By combining wireframes and ui style guides, we can separate the visual language from the structure. Something which is often difficult for clients to do when they are presented with a complete mock-up. It becomes possible to make quick and easy changes to the layout without needing to worry about the styling. And likewise if the client wants to make changes to the visual language, it can be done without worrying about updating multiple elements across multiple pages.
How will the client react to this? Well, it’s hard to say at this early stage. But if you explain in initial meetings how you intend to present your ideas, and the benefits of working this way, as an alternative to traditional mock-ups. Then the client should understand what to expect, and hopefully appreciate it.
There is no one size fits all method for creating style guides. It will depend largely on your design and the elements that you are actually using. A good starting point is to include these basic elements which are featured in most web designs:
We have created a UI Style Guide Template to get you started. Download it for free now and challenge your current workflow.
As a developer the benefits of using this method may not be as obvious. But if you consider that you will now be working with 2 separate files, a wireframe and a style guide. The wireframe is going to make it much easier to isolate the structure of the design and dissect the columns and rows to build the underlying grid. The wireframe may also include variations for different viewports and breakpoints.
But what about the style guide? If it was made in Photoshop, Sketch or Illustrator you still need to slice the design right? Lot's of going back and forth to copy color values and measure elements, calculate margins and paddings. Well, it may not be as tricky as you think. Most major graphics applications now offer some kind of feature to allow you to automatically generate CSS styles elements.
Because Style Guides are by their very nature a more organised way of displaying the important visual elements of a design. What you actually have is a list of organised UI Elements, waiting for you to copy and paste the css styles from them into your code editor.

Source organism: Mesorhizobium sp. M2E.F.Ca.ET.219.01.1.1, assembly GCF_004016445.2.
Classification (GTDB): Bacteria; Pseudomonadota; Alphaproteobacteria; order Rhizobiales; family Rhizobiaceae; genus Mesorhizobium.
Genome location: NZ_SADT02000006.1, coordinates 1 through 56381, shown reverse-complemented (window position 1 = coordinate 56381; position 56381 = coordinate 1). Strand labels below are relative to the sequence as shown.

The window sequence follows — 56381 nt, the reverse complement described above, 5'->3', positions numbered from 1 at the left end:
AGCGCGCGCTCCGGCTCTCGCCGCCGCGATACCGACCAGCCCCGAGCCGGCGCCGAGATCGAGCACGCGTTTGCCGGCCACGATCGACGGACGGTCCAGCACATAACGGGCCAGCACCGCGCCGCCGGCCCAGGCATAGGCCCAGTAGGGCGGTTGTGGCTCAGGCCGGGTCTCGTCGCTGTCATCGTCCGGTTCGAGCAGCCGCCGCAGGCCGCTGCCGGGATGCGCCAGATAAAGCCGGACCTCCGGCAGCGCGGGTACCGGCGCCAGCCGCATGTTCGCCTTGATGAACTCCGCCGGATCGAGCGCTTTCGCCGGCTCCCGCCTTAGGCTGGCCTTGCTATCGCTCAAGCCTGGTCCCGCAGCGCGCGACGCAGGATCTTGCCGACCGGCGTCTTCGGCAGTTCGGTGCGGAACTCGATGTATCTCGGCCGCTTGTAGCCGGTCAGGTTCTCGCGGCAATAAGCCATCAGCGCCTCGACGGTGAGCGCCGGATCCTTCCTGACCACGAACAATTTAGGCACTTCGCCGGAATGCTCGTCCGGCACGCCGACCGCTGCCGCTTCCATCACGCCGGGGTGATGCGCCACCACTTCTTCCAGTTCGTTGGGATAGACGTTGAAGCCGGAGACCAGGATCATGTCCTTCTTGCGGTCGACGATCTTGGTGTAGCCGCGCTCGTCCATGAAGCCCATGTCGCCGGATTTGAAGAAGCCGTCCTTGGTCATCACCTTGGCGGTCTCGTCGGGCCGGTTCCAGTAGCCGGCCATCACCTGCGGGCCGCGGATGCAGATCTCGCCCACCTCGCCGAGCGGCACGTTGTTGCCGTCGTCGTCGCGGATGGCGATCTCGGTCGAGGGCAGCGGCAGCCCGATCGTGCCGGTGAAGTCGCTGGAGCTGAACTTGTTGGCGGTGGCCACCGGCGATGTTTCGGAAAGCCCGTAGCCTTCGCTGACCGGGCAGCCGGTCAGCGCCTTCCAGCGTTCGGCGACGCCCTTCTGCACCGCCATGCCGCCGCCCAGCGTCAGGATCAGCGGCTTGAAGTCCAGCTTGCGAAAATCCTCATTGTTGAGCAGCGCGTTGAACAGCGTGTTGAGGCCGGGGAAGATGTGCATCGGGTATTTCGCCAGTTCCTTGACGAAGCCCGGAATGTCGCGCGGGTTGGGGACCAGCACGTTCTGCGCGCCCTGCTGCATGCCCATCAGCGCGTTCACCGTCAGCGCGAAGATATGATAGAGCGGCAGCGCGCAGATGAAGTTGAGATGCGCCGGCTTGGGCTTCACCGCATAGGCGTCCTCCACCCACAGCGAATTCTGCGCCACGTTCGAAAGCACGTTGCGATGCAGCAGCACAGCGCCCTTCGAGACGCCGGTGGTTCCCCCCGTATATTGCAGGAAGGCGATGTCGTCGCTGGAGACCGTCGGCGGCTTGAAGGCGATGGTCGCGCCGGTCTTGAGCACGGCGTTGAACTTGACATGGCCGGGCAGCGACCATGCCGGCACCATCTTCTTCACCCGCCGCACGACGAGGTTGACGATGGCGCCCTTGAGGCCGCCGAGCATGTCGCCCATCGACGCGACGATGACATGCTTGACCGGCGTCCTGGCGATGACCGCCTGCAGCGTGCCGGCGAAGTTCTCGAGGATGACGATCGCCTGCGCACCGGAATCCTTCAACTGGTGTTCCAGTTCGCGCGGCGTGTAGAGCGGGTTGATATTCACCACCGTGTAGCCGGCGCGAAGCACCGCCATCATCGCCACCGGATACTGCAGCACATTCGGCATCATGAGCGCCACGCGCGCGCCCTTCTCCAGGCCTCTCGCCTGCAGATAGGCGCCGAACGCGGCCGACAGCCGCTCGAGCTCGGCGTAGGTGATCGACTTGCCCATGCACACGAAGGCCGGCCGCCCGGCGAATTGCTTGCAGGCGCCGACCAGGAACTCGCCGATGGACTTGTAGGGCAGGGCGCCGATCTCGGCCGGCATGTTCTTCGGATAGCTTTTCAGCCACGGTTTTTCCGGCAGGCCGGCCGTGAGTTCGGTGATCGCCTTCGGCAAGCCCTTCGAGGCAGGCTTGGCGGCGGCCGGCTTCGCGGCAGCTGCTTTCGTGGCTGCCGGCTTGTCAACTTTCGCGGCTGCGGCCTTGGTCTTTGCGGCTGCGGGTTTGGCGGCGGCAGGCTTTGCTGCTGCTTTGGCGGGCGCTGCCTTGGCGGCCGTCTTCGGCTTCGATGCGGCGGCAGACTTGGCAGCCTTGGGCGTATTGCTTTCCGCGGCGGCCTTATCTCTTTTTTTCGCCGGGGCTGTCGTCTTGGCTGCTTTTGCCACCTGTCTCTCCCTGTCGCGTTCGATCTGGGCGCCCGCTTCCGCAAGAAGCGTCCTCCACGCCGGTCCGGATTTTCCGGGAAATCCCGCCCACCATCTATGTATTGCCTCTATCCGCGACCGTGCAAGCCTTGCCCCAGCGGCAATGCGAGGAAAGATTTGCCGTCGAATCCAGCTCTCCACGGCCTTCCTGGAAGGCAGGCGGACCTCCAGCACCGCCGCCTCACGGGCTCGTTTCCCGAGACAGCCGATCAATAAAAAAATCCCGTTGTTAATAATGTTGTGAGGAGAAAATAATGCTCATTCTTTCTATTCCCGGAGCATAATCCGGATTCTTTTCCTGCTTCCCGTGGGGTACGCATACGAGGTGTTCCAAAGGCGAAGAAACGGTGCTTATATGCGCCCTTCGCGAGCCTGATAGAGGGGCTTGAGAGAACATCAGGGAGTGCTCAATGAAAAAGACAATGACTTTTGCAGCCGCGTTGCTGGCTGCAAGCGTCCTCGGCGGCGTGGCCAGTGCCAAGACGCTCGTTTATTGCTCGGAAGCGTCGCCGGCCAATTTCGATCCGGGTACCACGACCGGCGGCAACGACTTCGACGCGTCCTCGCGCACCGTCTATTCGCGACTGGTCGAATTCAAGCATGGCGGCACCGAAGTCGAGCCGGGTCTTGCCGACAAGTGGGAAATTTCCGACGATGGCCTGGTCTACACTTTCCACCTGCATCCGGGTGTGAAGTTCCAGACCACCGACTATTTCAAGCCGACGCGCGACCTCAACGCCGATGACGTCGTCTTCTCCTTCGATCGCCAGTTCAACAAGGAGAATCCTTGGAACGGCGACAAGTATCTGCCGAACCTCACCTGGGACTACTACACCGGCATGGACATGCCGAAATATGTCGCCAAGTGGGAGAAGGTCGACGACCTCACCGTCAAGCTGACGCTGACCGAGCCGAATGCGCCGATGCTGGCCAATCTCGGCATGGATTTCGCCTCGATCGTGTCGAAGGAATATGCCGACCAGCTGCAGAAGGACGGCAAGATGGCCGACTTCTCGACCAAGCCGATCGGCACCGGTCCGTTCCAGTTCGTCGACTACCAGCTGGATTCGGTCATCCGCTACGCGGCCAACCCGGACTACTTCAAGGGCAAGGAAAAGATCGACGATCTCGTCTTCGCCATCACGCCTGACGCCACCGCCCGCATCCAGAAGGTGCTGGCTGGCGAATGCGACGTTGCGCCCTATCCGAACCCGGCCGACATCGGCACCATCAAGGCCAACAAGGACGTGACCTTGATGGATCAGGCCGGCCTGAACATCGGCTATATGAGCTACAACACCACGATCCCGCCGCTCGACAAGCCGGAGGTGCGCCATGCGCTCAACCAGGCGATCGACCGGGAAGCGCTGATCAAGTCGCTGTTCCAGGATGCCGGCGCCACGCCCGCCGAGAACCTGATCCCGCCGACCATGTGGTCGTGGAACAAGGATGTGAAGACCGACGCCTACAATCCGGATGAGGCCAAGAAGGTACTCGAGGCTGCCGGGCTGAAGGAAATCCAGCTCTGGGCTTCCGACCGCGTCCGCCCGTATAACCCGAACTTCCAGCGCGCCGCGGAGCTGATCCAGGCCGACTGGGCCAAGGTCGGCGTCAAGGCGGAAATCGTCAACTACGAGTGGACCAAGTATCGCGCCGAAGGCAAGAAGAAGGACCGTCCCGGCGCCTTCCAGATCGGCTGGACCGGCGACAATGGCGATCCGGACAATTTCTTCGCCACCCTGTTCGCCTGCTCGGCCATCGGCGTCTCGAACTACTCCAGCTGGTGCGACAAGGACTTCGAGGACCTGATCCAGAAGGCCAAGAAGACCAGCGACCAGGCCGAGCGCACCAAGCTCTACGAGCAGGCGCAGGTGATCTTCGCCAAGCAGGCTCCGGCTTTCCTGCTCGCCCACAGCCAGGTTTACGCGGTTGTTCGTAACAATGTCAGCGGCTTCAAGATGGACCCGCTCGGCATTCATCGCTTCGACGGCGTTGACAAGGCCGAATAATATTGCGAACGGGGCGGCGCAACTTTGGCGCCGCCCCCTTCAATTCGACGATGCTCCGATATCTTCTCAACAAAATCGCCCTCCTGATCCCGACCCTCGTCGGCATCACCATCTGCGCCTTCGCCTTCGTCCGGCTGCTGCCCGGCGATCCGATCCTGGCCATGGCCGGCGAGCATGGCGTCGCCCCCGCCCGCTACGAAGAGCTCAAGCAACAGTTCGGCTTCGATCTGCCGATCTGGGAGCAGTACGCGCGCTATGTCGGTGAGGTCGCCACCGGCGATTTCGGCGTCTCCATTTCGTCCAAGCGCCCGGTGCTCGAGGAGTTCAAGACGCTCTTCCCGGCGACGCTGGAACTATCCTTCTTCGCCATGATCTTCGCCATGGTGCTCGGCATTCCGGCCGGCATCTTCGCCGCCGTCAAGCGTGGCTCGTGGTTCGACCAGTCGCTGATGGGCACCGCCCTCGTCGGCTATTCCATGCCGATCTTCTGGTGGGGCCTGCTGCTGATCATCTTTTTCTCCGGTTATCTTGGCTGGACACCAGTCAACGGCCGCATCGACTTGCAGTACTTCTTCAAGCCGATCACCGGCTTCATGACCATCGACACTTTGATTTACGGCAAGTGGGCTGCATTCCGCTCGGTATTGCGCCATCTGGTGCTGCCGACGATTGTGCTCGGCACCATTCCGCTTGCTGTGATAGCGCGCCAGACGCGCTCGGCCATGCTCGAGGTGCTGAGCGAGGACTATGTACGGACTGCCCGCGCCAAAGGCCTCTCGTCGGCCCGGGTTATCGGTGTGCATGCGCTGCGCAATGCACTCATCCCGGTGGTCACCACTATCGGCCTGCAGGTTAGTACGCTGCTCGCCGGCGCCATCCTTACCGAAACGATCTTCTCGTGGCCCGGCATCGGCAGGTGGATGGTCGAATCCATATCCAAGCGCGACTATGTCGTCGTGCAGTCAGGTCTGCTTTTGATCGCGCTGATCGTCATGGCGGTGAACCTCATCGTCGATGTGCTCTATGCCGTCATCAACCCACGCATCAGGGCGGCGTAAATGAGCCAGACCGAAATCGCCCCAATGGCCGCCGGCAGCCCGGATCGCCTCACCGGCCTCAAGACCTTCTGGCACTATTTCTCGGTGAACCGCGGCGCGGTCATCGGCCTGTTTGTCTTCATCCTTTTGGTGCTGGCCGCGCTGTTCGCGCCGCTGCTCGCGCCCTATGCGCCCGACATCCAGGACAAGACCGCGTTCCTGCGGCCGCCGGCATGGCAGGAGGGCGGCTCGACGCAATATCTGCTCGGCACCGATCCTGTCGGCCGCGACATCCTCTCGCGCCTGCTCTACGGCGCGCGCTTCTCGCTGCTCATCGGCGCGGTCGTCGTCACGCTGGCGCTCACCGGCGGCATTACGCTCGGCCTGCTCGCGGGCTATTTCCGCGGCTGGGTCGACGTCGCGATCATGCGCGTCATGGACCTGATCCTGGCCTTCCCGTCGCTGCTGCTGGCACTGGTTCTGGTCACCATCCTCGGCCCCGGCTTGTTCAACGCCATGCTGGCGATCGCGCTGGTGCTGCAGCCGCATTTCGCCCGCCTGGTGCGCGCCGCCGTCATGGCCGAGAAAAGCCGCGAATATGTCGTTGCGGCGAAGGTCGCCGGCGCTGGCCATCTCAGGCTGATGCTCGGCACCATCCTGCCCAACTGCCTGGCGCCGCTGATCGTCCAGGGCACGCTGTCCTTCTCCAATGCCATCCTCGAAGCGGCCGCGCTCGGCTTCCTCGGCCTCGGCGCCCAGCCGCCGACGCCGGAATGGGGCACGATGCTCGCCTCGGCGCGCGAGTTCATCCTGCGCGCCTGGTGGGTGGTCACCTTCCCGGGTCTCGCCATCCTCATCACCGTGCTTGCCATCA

In Photoshop, show the Layers panel (Window > Layers) and select the layer that you want to copy styles from. Right click the layer and choose Copy CSS.
In Illustrator, show the Layers panel (Window > Layers) and CSS Properties panel (Window > CSS Properties). Select the object that you want to copy styles from and in the Layers panel, give the object a name. You should now be able to copy the styles from the CSS Properties panel.
Select the object that you want to copy styles from, right click it and choose Copy CSS Attributes.
Unfortunately in the real world, it won't always be as simple as copying and pasting styles for every single individual element in the style guide. Although it would probably work, we know that this is not an efficient way to code a design. Here are some tips for converting a Style Guide into CSS:
Perhaps a certain color, font size, border radius, amount of padding etc. is used multiple times throughout the style guide. Make note of these elements.
One of my favourite things about preprocessors like SASS is that you can reuse values which appear multiple times. Photoshop won't tell you when you copy a button a style that it is the same color as the link text. But you know that it is. So what you can do is create a variable for that color. For example: $primary-color: #E8BA2D then if the primary color changes in the future, you can simply update the variable once.
Continue building your stylesheet by copying and pasting CSS stacks from the style guide, and then when you are done. You can use the Find & Replace feature which should be included with all good code editors to replace duplicate values with your SASS variables. For example replace all instances of #E8BA2D with $primary-color.
Since first writing this article in 2013, the web has come a long way. I still believe that this is the way forward for responsive web design. Especially with the rising popularity of HTML frameworks such as Bootstrap and CSS preprocessors like SASS, wireframes and style guides are more relevant than ever.
There are many different ways to approach style guides. But however you choose to do it, it will save you time and headaches in the long run.